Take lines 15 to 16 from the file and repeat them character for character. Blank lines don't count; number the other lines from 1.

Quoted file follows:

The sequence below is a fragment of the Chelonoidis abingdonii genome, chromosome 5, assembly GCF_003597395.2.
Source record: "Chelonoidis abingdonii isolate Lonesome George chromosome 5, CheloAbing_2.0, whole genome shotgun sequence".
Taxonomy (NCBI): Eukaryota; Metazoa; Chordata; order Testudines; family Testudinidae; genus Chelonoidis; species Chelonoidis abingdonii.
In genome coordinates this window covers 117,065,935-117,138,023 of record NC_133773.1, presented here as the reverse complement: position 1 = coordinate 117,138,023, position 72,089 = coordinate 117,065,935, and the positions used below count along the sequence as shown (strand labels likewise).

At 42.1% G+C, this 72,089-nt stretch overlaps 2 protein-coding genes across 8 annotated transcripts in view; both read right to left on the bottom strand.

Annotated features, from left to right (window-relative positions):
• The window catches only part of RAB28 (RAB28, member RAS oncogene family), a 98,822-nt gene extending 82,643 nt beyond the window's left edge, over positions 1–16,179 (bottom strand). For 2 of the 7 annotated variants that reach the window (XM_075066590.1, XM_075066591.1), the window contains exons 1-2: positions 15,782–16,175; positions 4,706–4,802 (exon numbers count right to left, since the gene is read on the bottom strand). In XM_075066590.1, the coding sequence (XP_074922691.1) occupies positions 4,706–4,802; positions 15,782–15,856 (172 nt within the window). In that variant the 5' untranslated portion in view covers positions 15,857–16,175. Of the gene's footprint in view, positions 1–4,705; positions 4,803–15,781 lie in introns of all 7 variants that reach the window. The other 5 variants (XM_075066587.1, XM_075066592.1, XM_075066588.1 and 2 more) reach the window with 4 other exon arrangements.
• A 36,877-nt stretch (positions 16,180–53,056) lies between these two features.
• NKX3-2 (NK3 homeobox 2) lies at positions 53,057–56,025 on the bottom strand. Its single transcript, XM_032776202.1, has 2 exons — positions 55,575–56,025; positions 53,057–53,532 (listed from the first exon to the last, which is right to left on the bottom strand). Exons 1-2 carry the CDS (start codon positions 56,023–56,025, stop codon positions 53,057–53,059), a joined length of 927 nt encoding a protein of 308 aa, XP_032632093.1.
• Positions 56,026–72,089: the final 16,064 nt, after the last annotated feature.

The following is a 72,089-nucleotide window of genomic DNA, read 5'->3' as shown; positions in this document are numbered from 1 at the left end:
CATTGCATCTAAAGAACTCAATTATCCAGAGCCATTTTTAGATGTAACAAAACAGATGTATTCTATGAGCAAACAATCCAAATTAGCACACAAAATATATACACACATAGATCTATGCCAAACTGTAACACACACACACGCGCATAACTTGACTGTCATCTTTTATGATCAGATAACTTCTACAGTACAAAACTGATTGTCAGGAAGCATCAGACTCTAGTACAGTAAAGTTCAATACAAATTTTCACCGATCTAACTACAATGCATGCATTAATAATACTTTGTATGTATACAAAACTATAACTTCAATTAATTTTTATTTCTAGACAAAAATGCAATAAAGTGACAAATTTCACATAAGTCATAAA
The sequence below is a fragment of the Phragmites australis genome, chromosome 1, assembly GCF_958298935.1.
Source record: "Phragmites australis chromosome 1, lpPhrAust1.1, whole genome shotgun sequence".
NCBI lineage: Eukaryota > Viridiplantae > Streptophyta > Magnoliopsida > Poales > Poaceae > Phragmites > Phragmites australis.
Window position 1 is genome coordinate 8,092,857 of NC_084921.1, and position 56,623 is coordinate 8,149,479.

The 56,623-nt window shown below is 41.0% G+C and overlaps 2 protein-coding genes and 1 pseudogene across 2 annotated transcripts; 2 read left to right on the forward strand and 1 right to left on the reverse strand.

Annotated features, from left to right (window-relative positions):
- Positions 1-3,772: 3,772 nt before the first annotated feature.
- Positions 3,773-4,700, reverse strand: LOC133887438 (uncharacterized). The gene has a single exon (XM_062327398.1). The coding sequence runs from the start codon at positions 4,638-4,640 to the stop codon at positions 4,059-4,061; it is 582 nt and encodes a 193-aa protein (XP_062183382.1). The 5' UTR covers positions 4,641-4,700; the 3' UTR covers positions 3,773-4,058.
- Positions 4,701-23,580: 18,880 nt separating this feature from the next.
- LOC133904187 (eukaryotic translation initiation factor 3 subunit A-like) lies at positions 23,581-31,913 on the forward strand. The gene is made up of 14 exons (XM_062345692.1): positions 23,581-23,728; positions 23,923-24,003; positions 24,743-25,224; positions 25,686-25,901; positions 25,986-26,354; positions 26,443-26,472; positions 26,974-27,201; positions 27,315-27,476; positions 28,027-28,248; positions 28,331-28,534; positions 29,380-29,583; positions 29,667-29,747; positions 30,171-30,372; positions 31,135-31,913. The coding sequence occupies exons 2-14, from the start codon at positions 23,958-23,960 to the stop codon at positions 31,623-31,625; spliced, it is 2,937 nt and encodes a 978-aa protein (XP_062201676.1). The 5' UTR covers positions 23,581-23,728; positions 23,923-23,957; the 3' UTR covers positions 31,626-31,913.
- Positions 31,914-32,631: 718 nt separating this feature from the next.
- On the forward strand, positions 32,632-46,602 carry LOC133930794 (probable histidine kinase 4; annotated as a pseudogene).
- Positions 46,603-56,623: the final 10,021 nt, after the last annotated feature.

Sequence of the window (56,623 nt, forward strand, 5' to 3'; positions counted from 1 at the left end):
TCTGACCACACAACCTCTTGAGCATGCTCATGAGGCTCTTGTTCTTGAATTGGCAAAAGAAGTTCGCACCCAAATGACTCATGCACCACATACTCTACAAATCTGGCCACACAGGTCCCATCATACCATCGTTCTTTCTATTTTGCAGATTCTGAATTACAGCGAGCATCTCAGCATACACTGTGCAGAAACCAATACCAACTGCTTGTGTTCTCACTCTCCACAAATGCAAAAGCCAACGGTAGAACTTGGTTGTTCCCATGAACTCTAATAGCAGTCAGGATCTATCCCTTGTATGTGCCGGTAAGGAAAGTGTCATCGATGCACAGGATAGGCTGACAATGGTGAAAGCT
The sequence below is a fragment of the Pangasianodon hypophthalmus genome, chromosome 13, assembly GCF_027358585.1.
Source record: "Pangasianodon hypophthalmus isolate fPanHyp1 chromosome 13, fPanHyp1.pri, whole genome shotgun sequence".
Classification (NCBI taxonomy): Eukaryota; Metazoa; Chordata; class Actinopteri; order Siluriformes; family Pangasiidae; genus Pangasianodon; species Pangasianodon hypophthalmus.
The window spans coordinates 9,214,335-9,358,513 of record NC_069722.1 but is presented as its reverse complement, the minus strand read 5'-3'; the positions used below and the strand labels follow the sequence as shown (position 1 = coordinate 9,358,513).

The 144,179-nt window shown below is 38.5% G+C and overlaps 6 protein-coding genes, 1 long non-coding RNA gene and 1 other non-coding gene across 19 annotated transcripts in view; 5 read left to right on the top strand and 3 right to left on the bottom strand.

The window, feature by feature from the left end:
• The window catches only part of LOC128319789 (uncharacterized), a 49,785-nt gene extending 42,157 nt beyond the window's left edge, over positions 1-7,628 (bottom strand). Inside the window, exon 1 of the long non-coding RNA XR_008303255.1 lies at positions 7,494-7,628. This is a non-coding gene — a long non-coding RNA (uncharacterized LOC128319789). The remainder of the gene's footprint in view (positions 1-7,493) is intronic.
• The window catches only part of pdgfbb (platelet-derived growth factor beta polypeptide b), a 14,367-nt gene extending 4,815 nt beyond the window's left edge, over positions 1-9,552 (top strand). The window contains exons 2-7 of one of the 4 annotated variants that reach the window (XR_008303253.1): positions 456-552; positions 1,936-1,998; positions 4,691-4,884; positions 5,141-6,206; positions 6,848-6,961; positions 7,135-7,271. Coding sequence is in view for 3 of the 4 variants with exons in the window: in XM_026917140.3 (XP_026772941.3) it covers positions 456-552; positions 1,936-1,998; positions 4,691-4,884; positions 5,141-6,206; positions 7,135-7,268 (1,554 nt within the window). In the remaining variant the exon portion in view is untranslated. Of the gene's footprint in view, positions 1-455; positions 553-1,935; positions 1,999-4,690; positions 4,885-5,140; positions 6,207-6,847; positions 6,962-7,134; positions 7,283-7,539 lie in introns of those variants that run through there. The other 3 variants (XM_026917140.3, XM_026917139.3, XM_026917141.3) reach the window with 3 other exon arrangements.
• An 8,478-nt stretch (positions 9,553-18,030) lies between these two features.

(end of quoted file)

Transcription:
NCBI lineage: Eukaryota > Viridiplantae > Streptophyta > Magnoliopsida > Poales > Poaceae > Phragmites > Phragmites australis.
Window position 1 is genome coordinate 8,092,857 of NC_084921.1, and position 56,623 is coordinate 8,149,479.